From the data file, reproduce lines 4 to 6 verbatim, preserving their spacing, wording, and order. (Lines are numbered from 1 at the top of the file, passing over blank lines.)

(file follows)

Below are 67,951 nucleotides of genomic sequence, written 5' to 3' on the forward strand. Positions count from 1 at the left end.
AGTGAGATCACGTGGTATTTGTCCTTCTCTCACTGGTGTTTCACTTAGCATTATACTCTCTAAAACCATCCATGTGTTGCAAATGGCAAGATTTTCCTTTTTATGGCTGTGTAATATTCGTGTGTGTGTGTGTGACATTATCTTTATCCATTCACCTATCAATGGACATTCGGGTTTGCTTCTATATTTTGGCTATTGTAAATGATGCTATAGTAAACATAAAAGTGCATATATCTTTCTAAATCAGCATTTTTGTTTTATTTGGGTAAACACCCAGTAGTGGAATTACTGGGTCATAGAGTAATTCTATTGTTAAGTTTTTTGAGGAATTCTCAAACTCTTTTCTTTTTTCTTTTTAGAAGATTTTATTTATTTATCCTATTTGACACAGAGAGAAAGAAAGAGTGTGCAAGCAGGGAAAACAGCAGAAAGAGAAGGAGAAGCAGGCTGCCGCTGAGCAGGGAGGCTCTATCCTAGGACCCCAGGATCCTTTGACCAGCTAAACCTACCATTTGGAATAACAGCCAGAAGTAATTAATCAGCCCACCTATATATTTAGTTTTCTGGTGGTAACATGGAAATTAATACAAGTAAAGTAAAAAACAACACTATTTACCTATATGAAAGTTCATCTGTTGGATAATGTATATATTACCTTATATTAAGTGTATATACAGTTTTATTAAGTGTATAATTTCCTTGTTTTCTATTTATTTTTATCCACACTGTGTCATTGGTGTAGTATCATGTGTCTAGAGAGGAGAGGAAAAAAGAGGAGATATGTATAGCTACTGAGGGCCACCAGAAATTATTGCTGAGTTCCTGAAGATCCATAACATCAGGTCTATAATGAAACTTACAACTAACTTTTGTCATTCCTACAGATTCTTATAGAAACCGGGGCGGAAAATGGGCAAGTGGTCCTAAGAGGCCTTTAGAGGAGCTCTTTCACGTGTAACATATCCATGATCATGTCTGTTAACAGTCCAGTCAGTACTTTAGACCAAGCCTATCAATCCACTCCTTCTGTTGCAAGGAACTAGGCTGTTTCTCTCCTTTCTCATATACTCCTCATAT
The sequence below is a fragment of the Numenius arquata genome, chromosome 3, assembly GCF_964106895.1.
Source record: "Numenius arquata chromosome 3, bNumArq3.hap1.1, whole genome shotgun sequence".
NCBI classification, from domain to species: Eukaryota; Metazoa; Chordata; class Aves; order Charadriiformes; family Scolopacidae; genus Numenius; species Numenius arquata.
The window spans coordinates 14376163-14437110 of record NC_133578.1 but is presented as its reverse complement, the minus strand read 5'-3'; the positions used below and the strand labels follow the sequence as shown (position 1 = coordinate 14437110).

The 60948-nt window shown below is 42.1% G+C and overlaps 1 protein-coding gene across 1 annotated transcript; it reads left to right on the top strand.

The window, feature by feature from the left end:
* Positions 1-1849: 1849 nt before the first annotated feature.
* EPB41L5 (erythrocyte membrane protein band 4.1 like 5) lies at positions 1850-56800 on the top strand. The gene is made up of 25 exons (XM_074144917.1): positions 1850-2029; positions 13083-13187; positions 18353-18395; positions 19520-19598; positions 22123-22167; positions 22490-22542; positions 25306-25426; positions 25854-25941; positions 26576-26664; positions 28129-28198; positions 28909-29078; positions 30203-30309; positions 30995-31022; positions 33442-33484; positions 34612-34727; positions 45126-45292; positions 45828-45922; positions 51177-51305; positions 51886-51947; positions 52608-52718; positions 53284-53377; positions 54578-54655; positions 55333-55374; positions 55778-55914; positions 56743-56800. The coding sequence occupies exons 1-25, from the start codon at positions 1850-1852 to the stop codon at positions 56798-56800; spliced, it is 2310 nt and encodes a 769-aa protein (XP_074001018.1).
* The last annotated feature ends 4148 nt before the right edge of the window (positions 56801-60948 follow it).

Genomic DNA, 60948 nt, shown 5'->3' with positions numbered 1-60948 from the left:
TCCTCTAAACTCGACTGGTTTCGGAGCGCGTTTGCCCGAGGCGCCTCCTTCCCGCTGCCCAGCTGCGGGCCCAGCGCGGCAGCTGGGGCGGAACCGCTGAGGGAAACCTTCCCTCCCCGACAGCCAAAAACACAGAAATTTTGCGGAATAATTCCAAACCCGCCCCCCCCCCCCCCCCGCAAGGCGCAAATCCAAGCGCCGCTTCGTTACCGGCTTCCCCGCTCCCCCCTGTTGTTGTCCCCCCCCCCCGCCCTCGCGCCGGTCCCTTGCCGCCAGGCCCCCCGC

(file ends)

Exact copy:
Source record: "Numenius arquata chromosome 3, bNumArq3.hap1.1, whole genome shotgun sequence".
NCBI classification, from domain to species: Eukaryota; Metazoa; Chordata; class Aves; order Charadriiformes; family Scolopacidae; genus Numenius; species Numenius arquata.
The window spans coordinates 14376163-14437110 of record NC_133578.1 but is presented as its reverse complement, the minus strand read 5'-3'; the positions used below and the strand labels follow the sequence as shown (position 1 = coordinate 14437110).